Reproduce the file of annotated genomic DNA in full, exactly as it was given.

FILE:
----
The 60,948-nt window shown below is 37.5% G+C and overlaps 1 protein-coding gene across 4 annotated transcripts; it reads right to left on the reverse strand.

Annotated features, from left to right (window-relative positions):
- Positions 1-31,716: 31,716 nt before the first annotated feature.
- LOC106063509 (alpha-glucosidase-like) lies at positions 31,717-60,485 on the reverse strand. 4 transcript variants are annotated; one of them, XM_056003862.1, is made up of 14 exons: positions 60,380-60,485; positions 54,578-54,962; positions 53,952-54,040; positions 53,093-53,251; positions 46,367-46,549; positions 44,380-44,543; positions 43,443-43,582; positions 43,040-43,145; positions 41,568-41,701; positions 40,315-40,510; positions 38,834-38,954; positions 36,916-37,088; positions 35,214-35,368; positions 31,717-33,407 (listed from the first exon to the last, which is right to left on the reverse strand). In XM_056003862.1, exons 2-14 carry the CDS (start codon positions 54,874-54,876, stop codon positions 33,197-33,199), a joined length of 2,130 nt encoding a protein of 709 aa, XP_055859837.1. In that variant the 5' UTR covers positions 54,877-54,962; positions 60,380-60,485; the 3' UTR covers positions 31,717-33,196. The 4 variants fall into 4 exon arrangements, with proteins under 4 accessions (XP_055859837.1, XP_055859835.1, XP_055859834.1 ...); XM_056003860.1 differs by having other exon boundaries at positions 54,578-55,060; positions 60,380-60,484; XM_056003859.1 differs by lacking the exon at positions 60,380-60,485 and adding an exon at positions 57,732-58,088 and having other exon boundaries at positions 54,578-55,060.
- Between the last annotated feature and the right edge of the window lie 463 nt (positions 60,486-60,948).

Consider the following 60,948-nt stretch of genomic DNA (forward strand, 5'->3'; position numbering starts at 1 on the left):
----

The 60,948-nt window shown below is 37.5% G+C and overlaps 1 protein-coding gene across 4 annotated transcripts; it reads right to left on the reverse strand.

Annotated features, from left to right (window-relative positions):
- Positions 1-31,716: 31,716 nt before the first annotated feature.
- LOC106063509 (alpha-glucosidase-like) lies at positions 31,717-60,485 on the reverse strand. 4 transcript variants are annotated; one of them, XM_056003862.1, is made up of 14 exons: positions 60,380-60,485; positions 54,578-54,962; positions 53,952-54,040; positions 53,093-53,251; positions 46,367-46,549; positions 44,380-44,543; positions 43,443-43,582; positions 43,040-43,145; positions 41,568-41,701; positions 40,315-40,510; positions 38,834-38,954; positions 36,916-37,088; positions 35,214-35,368; positions 31,717-33,407 (listed from the first exon to the last, which is right to left on the reverse strand). In XM_056003862.1, exons 2-14 carry the CDS (start codon positions 54,874-54,876, stop codon positions 33,197-33,199), a joined length of 2,130 nt encoding a protein of 709 aa, XP_055859837.1. In that variant the 5' UTR covers positions 54,877-54,962; positions 60,380-60,485; the 3' UTR covers positions 31,717-33,196. The 4 variants fall into 4 exon arrangements, with proteins under 4 accessions (XP_055859837.1, XP_055859835.1, XP_055859834.1 ...); XM_056003860.1 differs by having other exon boundaries at positions 54,578-55,060; positions 60,380-60,484; XM_056003859.1 differs by lacking the exon at positions 60,380-60,485 and adding an exon at positions 57,732-58,088 and having other exon boundaries at positions 54,578-55,060.
- Between the last annotated feature and the right edge of the window lie 463 nt (positions 60,486-60,948).

Consider the following 60,948-nt stretch of genomic DNA (forward strand, 5'->3'; position numbering starts at 1 on the left):